EA’s launch this week of the game has turned out to be more disastrous than any calamity that could befall your in game creations. Ongoing server issues are continuing to prevent an awful lot of people from playing a game that can retail for around £45 or $65 and now it has temporarily been pulled by Amazon because there has been so much negative feedback. The question is was it really necessary to include this always online component for a game where people would be content to engage in the single player experience? Also, after last years debacle over the Diablo 3 launch surely this weeks events could and should have been foreseen?
I was one of the many last year who pre- bought Diablo, I swore at the time that I would never hand over any more money to the Blizzard corporation or pre-purchase any other title again, especially one with always online DRM.
So I suppose the question arises, how do these companies protect their investment from piracy and not punish the paying customers in the process? I think my favourite (PC) game of the past six months, Dark Souls struck a good balance. In giving players the option of the traditional offline mode they have no doubt made it as easy to pirate as any other single player offline title is. However, much of the joy and the greatest mechanic of the game are the abilities and opportunities to interact with other players around the world even though they are all more or less playing their own solo campaign. The added value this brings makes the customer want to be online and happy to pay for this enhanced experience. If the game’s server or your internet goes down as mine occasionally does, then you can make do with offline as a better than nothing option.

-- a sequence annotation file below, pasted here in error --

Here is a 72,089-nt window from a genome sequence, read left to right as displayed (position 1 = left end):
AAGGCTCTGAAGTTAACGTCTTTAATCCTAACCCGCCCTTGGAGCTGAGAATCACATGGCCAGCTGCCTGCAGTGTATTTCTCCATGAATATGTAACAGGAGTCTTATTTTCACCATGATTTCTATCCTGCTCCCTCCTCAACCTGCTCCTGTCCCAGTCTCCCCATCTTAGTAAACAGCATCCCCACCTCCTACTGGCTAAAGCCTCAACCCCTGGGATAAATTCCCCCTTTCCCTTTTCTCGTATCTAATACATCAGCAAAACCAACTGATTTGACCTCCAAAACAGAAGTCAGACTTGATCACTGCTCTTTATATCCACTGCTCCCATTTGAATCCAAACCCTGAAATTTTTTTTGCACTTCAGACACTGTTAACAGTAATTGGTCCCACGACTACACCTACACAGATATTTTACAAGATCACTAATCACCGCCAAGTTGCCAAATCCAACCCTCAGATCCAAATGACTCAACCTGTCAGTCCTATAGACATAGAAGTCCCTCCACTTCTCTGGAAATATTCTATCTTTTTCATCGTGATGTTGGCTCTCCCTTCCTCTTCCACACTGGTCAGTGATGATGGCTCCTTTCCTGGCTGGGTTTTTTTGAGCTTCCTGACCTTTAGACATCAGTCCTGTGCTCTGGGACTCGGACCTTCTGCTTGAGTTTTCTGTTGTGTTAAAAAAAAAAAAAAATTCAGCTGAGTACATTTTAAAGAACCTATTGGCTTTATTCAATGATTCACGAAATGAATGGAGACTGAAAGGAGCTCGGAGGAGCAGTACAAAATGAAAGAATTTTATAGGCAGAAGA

Regardless of what the solution may be, EA’s already dubious reputation has taken such a hammering this week that I don’t think it has been worth all of the potential lost earnings!